### Intro

We use data structures to organize our data. Depending on the structure rules, the process of data manipulation is different. In computer science, we see many types of data structures. And Graph is one of them. It’s one of the most important data structures in computer science. Here, we will know a precise and light overview of Graph data structure.

There are so many real-world use cases of Graph data structure. One good example could be **Google Maps**. Suppose you want to go from point** A **to point **B**. Google Maps shows you the shortest way to reach your destination. And Google uses Graph algorithms to show you the shortest path.

### What is Graph?

A graph is a non-linear data structure. In short, a Graph is a collection of **Vertices/Nodes** and **Edges**. Nodes are objects, and edges show the relations between objects. We can represent our real-life data using Graph. Let’s think of a basic example of it. Just think of four airports and the distance between them. How can we represent this in a Graph? Here names are nodes, and distances are edges. To understand it better, let’s see a visual representation of it.

As you see above, locations are nodes, and edges show the distances. You can ignore the distance correctness. ðŸ™‚

If you know about Tree data structure, you will see trees are more like a Graph. More precisely, a Tree is a type of Graph with some added rules. Just like Binary Trees are the type of Tree with some added rules. Similarly, Binary Search Tree is a type of Binary Tree.

### Graph Terminologies

It’s necessary to know some terminology to understand Graph well. It will help you in the future. So let’s see.

##### Directed and Undirected

Look at the following directed Graph example. There you have a graph of four vertices and edges. In this Graph, you can go from **A **to **B **using the edge but can’t come back from **B **to **A**. As it specifies the direction using an arrow, it didn’t allow us to do that. Similarly, we can’t traverse from **C **to **B**, and so on.

If all the edges are directed, we can call it a **Directed **Graph or a **Unidirectional **Graph.

Inversely, if the edges are directed in both ways or without direction, we call that Graph an **Undirected **or **Bidirectional **Graph. See the undirected example. In this Graph, you can go from** A** to **B **and vice versa.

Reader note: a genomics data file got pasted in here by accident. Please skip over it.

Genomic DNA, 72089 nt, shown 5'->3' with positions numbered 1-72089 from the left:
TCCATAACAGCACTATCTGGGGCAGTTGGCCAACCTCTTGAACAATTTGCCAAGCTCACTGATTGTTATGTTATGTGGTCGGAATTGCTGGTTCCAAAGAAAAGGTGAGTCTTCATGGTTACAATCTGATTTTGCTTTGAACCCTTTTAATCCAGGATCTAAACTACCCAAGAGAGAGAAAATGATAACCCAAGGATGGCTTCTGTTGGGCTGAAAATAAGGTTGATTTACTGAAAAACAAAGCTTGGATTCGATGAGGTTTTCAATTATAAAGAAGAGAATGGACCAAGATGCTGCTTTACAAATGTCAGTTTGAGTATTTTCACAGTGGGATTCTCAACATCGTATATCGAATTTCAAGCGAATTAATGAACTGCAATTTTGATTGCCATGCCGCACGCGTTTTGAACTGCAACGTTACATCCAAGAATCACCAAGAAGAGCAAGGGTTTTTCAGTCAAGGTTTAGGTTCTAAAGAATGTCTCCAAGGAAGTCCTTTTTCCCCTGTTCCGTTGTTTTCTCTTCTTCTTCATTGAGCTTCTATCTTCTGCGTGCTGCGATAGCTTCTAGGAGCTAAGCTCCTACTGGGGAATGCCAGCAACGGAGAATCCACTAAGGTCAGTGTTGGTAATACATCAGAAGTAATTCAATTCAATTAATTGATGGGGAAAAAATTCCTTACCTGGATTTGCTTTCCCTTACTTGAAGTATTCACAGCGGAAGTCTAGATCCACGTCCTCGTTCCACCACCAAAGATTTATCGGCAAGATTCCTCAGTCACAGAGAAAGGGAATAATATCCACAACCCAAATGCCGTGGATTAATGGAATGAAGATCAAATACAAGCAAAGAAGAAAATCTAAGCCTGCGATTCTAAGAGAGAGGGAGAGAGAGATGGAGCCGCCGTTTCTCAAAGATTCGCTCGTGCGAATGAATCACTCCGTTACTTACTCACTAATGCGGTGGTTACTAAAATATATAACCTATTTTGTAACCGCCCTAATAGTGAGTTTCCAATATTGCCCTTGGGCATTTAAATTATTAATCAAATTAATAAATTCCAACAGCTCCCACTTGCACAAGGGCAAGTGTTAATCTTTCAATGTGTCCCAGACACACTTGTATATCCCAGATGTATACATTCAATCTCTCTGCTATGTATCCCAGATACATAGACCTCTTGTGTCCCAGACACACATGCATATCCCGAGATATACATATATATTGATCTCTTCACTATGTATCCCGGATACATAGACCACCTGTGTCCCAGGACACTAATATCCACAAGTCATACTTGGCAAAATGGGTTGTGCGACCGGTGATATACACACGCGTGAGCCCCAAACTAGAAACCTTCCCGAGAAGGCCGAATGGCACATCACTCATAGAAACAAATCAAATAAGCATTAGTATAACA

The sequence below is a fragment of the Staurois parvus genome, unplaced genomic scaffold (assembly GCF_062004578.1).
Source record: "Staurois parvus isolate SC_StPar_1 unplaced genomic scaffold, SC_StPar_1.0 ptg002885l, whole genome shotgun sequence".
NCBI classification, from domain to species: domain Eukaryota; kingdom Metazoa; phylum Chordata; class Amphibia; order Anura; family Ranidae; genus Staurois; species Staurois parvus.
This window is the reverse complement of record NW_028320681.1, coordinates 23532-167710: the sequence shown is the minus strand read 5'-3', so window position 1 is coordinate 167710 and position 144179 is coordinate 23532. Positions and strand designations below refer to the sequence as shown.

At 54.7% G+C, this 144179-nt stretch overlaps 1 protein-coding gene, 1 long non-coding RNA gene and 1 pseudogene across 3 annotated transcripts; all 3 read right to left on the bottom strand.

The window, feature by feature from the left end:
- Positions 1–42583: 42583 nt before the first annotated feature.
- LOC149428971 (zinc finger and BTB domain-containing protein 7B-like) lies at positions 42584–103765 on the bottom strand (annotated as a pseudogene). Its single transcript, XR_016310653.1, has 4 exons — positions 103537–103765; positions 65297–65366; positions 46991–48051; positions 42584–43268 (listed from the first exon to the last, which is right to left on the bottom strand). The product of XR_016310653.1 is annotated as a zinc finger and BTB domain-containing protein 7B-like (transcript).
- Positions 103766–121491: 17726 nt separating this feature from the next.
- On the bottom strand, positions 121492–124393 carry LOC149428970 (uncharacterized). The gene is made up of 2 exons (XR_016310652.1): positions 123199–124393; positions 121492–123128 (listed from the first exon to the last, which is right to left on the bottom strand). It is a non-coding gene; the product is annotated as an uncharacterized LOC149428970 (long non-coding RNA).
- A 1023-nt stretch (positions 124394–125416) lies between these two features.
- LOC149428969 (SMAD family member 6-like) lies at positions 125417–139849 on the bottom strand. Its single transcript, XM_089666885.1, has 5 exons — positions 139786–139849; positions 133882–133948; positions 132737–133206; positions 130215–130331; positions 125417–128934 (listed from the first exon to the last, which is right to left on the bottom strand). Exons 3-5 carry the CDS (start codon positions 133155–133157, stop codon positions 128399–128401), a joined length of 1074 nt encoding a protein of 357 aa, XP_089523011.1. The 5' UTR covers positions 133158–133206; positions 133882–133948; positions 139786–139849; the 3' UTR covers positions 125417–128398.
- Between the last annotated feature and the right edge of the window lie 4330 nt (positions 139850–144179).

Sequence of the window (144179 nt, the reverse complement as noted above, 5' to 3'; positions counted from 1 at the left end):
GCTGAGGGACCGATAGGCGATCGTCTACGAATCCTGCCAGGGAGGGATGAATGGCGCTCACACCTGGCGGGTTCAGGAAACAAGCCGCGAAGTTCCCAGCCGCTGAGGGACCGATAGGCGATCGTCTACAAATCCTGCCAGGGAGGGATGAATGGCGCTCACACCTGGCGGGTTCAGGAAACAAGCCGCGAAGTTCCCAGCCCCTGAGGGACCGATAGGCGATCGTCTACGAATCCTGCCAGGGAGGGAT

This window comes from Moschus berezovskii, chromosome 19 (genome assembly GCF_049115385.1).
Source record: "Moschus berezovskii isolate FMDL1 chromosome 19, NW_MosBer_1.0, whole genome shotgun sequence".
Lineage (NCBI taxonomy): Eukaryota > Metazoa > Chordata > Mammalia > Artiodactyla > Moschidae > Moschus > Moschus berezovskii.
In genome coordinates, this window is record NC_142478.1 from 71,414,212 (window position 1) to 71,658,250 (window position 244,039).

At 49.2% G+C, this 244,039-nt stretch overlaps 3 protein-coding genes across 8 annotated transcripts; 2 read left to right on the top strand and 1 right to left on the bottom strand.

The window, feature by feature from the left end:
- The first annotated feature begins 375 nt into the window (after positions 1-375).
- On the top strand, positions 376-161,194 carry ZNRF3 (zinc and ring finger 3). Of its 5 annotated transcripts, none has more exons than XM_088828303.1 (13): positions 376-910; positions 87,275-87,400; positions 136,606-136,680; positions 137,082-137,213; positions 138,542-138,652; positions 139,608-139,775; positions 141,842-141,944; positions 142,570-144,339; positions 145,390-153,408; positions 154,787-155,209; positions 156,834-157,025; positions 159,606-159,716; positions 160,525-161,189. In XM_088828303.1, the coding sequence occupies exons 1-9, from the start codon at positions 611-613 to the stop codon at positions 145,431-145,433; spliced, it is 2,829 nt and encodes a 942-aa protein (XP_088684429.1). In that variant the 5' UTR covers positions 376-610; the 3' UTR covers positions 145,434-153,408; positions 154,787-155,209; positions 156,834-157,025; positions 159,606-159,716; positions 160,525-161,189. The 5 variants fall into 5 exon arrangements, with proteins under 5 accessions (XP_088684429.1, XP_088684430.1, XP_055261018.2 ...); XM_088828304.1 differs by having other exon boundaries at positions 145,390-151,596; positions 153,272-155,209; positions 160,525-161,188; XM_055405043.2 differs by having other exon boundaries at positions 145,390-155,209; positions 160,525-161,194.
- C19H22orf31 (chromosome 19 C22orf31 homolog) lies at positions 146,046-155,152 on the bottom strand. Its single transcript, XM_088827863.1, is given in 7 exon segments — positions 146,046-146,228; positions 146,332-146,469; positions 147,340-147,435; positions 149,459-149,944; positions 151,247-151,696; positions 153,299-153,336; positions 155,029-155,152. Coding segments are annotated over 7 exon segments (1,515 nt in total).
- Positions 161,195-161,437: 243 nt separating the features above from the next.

There can be a Graph with a mix of both.

##### Adjacent Node

If we can go from node **A** to node **B** using an edge, then we can say **B** is the Adjacent node of **A**.

In the following example, **B** is an adjacent node of **A**, but **C** is not. And **C** is an Adjacent node of **B** as there is a direct edge from **B** to **C**. As this is an undirected graph, **B** is an Adjacent node of both.

Remember, a node can have more than one adjacent node. In the following example, node **A** has two adjacent nodes.

##### Weighted and Unweighted

If any value is associated with edges in a Graph, we can identify that Graph as a weighted Graph. This value can be anything related to the Graph. In our first example above, we use edges to describe the distance between two places. And those values are the weight.

Inversely, if no value is associated with edges, we can call it an Unweighted Graph. If there is no defined value, the default weight is one.

Let’s see an example of a Weighted and Unweighted Graph.

##### Subgraph

A subgraph is nothing but a small portion of a Graph. That can consist of one node or more than one node and edges.

Look at the following example. The highlighted part is a subgraph (**D – E – F**) of this Graph. Not necessary that it has to be the highlighted one. You can choose another portion too. For example, **B – C – D** is also a subgraph. A single node can be a subgraph too.

##### Path

In a Graph, you want to go from one to another node. For example, you want to go from node A to Z. You might need to traverse through some other nodes to reach your destination. So the route you take to travel from node A to node Z, we can call this a path.

It’s not that there has to be at least one node between your starting point to destination to make it a path. There can be no node between a starting point and the destination.

There can also be more than one route/path.

In the following Graph, suppose we want to go from node 1 to node 7. So, starting node is 1, and 7 is the destination. There are three paths to reach node 7. Those are: **1 -> 2 -> 3 -> 7**, **1 -> 5 -> 7**, **1 -> 4 -> 6 -> 7**.

##### Cycle

Suppose you start traversing from node **A**, and after visiting some nodes, if you return to node **A**, we can say it creates a **cycle**.

Look at the following example. Nodes **A**, **B**, and **C** make a cycle. And **A**, **B**, **C**, and **D **make a cycle too.

### Graph Algorithms

There are many excellent algorithms based on Graph. Using those algorithms, we can solve many Graph related problems. For example, we can use the BFS (Breadth First Search) algorithm to get the shortest path between two nodes. Some most common Graph algorithms are:

- DFS (Depth First Search)
- BFS (Breadth First Search)
- Dijkstra
- Prim’s and Kruskal’s
- Bellman-ford
- Floyd-warshall
- Topological Sort

### Final Words

So, that’s a minimal overview of Graph. I hope you got the basic idea about Graph data structure. But this is the tip of the iceberg. It’s a broad topic. I hope this blog will help you to dive into this topic.